The theoretical slope of the curve of lift coefficient against incidence is 2π per radian (for small values of α) or 0.1 per degree but, from experimental results, a good average generally accepted is 0.1 per degree within the pre-stall regime. This very useful result will be used extensively in calculating results later. However, measured values of the lift-curve slope reported by Abbott and von Doenhoff (1959) for a number of NACA four- and five-digit series and NACA 6-series wing sections, measured at a Reynolds number of 6 106, gave 0.1 per degree. But, these blade profiles were intended for aircraft wings, so some departure from the rule might be expected when the application is the wind turbine.

Again, within the pre-stall regime, values of CD are small and the ratio of CD/CL is usually about 0.01. Figure 10.12 shows typical variations of lift coefficient CL plotted against incidence α and drag coefficient CD plotted against CL for a wind turbine blade tested beyond the stall state. The blades of a wind turbine may occasionally have to operate in post-stall conditions when CD becomes large; then the drag term needs to be included in performance calculations. Details of stall modelling and formulae for CD and CL under post-stall conditions are given by Eggleston and Stoddard (1987). The correct choice of aerofoil sections is very important for achieving good performance. The design details and the resulting performance are clearly competitive and not much information is actually available in the public domain. The U.S. Department of Energy (DOE) developed a series of aerofoils specifically for wind turbine blades. These aerofoils were designed to provide the necessarily different performance characteristics from the blade root to the tip while accommodating the structural requirements. Substantially increased energy output (from 10 to 35%) from wind turbines with these

new blades have been reported. The data are catalogued and is available to the U.S. wind industry.2 Many other countries have national associations, research organisations, and conferences relating to wind energy and contact details are listed by Ackermann and Söder (2002).

Connecting Actuator Disc Theory and Blade Element Theory The elementary axial force and elementary force exerted on one blade of length dr at radius r are

For a turbine having Z blades and using the definitions for CL and CD given by eqns. (10.24) and (10.25), we can write expressions for the elementary torque, power and thrust as

It is now possible to make a connection between actuator disc theory and blade element theory.

(Values of a and a0 are allowed to vary with radius in this analysis.) From eqn. (10.2), for an element of the flow, we obtain

FIGURE 10.12 Typical Performance Characteristics for a Wind Turbine Blade, CL versus a and CD versus CL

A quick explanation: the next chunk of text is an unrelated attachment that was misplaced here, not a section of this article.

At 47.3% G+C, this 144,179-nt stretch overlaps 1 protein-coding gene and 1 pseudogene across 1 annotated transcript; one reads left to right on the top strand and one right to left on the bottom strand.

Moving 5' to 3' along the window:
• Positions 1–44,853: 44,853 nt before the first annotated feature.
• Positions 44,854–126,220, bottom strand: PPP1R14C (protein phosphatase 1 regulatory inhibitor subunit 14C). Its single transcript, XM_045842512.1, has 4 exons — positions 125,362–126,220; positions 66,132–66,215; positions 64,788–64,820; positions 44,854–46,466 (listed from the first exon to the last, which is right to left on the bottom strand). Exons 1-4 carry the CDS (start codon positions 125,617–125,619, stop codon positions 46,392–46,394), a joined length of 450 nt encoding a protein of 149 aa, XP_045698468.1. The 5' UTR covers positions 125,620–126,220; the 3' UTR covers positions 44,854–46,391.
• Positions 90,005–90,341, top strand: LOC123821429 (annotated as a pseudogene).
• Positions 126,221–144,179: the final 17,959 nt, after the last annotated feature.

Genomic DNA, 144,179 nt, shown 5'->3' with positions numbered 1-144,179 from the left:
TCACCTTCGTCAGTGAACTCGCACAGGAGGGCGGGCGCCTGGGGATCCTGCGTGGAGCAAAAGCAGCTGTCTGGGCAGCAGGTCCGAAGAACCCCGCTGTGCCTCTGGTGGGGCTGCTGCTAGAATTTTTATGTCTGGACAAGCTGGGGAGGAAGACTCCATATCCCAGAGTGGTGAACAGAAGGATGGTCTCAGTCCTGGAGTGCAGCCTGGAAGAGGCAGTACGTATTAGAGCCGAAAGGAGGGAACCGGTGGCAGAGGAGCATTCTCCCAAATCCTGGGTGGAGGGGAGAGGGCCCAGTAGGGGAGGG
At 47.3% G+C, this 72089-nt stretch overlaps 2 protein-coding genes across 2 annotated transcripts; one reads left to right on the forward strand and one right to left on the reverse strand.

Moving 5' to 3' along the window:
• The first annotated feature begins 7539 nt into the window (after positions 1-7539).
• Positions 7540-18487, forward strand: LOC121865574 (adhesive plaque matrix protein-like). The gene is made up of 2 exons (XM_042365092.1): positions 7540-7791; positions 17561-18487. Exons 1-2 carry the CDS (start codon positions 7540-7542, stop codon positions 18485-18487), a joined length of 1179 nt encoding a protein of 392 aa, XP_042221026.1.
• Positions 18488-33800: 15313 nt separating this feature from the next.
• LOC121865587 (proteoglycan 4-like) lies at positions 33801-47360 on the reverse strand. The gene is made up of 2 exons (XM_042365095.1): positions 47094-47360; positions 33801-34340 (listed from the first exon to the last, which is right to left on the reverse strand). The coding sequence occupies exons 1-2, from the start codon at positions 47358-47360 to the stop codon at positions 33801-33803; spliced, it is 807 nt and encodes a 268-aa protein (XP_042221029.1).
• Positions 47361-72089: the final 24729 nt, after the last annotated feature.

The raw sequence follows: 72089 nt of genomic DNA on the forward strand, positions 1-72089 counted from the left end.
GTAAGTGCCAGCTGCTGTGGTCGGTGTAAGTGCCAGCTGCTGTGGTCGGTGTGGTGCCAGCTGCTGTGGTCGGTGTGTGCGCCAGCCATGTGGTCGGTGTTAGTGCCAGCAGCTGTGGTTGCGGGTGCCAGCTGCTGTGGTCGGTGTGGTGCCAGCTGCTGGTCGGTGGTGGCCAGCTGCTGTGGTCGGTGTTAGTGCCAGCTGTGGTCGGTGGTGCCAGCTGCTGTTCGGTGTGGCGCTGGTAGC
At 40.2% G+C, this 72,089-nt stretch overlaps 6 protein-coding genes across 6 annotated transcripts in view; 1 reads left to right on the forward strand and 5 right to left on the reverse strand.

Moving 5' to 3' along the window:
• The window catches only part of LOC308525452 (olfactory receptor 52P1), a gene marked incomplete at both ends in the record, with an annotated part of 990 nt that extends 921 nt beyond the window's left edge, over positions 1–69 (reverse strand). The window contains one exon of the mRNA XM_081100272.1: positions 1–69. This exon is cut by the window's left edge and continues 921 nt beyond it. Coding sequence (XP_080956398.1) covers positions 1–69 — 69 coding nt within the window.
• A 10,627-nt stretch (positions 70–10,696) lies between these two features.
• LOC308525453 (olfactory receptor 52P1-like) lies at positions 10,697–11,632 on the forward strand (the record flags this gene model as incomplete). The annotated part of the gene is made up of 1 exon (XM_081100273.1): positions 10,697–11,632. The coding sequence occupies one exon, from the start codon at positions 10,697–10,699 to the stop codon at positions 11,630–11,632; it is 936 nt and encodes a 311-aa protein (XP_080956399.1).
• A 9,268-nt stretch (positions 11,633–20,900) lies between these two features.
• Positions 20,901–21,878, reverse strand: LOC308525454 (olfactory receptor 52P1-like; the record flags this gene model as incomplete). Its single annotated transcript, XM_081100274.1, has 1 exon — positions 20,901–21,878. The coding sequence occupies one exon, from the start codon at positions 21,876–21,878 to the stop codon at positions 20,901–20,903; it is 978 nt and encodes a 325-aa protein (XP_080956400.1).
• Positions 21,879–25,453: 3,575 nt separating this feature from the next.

2See Section 10.1, HAWT Blade Section Criteria, for more details.

378 CHAPTER 10 Wind Turbines

Equating eqns. (10.29) and (10.30) and with some rearranging, we get a=ð1 aÞ¼ ZlðCL cos þ CD sin Þ=ð8πr sin2 Þ. ð10:31Þ Again, considering the tangential momentum, from eqn. (10.16a) the elementary torque is dτ ¼ð 2πrdrÞρcx2ðrcθÞ. Equating this with eqn. (10.27) and simplifying, we get

Tip–Speed Ratio A most important non-dimensional parameter for the rotors of HAWTs is the tip–speed ratio, defined as

This parameter controls the operating conditions of a turbine and strongly influences the values of the flow induction factors, a and a0. Using eqn. (10.38) in eqn. (10.21) we write the tangent of the relative flow angle as

Turbine Solidity

A primary non-dimensional parameter that characterises the geometry of a wind turbine is the blade solidity, σ. The solidity is defined as the ratio of the blade area to the disc area:

10.7 Blade Element Theory 379 where

AB ¼ Z lrðÞ dr ¼ 1

2 Rlav.

This is usually written as σ ¼ Zlav=ð2πRÞ, ð10:40Þ where lav is the mean blade chord.

Solving the Equations

The foregoing analysis provides a set of relations which can be solved by a process of iteration , enabling a and a0 to be determined for any specified pitch angle β, provided that convergence is possible. To obtain faster solutions, we will use the approximation that ε ﬃ 0 in the normal efficient range of operation (i.e., the pre-stall range). Equations (10.35a) and (10.36a) can now be written as

These equations are about as simple as it is possible to make them and they will be used to model some numerical solutions.

Example 10.5 Consider a three-bladed HAWT with a rotor 30 m diameter, operating with a tip–speed ratio J¼5.0. The blade chord is assumed to be constant at 1.0 m. Assuming that the drag coefficient is negligible compared with the lift coefficient, determine using an iterative method of calculation the appropriate values of the axial and tangential induction factors at r/R¼ 0.95 where the pitch angle β is 2°.